• A team who are responsible the Smithsonian's internal IT infrastructure. As an iconic national institution, the Smithsonian faces not just the challenge of bandwidth and moving data, but also of cybersecurity. The guy I spoke to reminded me that the Smithsonian's first web presence was developed 20 years ago (pre-dating most browsers) and that until relatively recently, the entire Institution's infrastructure ran through a single cable. It was good to be reminded that all of these digital aspirations come down to electrons and wire (or glass). If you are interested in the Smithsonian's work on cybersecurity, have a look at the excellent blog post on the subject from the office of their Chief Information Officer.

Suitably inspired, it was time to head into the afternoon sessions. There were 3 parallel tracks, so I can only feedback on the ones I attended:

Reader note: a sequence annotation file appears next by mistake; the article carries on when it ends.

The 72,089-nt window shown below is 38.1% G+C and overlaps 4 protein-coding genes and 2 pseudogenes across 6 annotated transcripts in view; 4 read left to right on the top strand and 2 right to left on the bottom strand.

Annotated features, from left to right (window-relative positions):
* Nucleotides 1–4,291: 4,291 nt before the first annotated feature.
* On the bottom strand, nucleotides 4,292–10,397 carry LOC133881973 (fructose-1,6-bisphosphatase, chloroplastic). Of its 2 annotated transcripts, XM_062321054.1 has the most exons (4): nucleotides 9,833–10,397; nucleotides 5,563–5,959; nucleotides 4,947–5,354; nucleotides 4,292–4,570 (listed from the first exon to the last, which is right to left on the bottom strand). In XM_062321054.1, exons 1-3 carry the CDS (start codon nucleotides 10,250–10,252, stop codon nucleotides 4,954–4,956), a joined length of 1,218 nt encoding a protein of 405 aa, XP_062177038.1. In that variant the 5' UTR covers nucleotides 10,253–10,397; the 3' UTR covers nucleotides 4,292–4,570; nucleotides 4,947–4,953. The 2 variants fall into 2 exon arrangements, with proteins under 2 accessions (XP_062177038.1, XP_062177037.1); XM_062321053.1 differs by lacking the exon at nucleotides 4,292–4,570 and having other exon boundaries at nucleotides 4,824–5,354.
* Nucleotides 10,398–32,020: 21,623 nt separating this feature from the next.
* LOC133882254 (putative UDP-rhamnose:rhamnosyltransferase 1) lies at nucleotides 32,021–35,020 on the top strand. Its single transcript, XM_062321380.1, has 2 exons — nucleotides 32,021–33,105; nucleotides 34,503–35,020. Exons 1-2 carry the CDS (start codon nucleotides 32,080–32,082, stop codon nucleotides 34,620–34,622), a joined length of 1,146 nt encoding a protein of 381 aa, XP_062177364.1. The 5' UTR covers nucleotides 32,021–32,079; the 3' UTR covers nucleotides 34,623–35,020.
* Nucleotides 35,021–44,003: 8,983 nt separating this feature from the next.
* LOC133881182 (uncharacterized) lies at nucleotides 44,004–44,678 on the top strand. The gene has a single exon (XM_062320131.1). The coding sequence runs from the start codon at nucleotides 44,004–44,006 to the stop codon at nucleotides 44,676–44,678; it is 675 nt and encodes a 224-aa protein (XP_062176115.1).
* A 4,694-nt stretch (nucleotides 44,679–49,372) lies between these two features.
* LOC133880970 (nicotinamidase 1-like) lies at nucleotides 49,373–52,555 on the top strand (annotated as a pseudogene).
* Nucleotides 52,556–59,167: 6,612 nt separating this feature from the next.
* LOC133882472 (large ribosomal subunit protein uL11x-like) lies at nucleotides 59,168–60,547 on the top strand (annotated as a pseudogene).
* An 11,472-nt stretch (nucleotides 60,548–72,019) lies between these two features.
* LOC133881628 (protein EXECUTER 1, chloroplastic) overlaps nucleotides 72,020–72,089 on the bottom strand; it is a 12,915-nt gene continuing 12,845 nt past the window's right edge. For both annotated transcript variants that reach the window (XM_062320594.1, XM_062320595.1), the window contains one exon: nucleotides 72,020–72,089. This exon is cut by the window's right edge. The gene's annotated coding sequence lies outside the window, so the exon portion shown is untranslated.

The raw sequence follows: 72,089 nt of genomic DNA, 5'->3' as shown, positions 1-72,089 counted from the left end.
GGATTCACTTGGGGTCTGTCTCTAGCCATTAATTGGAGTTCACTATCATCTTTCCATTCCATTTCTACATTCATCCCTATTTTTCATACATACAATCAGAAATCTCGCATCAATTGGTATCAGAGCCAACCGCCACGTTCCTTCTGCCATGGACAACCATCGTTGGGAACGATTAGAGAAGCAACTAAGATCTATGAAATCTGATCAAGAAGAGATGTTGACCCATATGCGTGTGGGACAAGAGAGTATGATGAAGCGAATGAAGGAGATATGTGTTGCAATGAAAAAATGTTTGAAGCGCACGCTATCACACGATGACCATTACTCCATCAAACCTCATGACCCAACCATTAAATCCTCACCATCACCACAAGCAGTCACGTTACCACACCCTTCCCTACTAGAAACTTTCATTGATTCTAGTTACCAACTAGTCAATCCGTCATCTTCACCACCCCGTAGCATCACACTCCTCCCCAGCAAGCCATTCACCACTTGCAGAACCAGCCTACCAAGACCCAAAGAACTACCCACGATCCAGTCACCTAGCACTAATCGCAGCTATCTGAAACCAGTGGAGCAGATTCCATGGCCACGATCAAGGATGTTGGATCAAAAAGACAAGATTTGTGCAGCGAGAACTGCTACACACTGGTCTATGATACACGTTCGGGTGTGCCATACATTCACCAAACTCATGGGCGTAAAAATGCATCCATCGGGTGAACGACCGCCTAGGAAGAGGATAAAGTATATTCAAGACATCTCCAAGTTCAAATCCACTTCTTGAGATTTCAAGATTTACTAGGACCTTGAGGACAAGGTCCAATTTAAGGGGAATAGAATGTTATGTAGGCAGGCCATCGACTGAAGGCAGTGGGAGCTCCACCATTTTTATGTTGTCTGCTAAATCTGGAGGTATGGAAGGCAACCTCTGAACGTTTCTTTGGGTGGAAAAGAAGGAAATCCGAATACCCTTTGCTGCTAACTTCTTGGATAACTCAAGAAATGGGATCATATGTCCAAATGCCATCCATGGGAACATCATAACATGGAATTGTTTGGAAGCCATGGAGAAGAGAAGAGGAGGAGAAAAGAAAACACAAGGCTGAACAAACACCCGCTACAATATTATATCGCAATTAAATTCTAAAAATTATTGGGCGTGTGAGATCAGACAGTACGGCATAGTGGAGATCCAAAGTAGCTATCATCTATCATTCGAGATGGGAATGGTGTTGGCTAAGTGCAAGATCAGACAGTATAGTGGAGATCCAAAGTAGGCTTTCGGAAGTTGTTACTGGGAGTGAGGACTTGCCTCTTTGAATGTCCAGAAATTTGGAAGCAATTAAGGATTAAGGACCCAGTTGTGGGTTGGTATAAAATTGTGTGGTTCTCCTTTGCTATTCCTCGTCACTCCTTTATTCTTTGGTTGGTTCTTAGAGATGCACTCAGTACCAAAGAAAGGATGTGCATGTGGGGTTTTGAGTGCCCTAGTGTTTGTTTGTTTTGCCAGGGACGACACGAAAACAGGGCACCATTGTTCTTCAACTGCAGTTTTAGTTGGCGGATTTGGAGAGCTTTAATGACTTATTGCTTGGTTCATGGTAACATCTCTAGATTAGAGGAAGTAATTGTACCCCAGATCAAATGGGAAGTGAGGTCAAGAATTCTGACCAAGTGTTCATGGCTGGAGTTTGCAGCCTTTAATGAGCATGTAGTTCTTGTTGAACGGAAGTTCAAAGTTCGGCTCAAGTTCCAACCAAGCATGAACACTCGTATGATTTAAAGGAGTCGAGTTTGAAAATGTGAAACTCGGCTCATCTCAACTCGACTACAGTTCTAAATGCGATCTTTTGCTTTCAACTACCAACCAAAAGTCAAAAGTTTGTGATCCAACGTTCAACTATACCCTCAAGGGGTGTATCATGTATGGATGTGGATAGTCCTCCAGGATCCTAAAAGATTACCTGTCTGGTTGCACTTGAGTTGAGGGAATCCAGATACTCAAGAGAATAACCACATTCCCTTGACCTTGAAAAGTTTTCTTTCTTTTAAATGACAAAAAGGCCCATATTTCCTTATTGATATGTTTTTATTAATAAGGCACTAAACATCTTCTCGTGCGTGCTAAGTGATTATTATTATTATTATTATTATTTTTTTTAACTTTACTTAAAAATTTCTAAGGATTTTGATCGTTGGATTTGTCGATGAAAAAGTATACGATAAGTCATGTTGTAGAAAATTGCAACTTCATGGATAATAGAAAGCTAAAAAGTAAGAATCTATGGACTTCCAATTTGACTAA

Life-mask of President Abraham Lincoln produced by the Smithsonian's 'laser cowboys' - the 3D printing teamThe 'Sharing the Digital Wealth' session featured 3 titans of open content - Seb Chan (@sebchan), Mike Edson (@mpedson) and Sara Snyder (@sosarasays), ably Chaired by Darren Milligan (@darrenmilligan). If you're unfamiliar with the work they're all doing, I highly recommend seeking them out (YouTube, twitter, LinkedIn and Google). [Addition - Darren Milligan has since forwarded the URL for the outstanding work he is doing on opening up the Smithsonian's collections for education using technology. They've done some fascinating work on teacher engagement with digital resources, and it's well worth a look).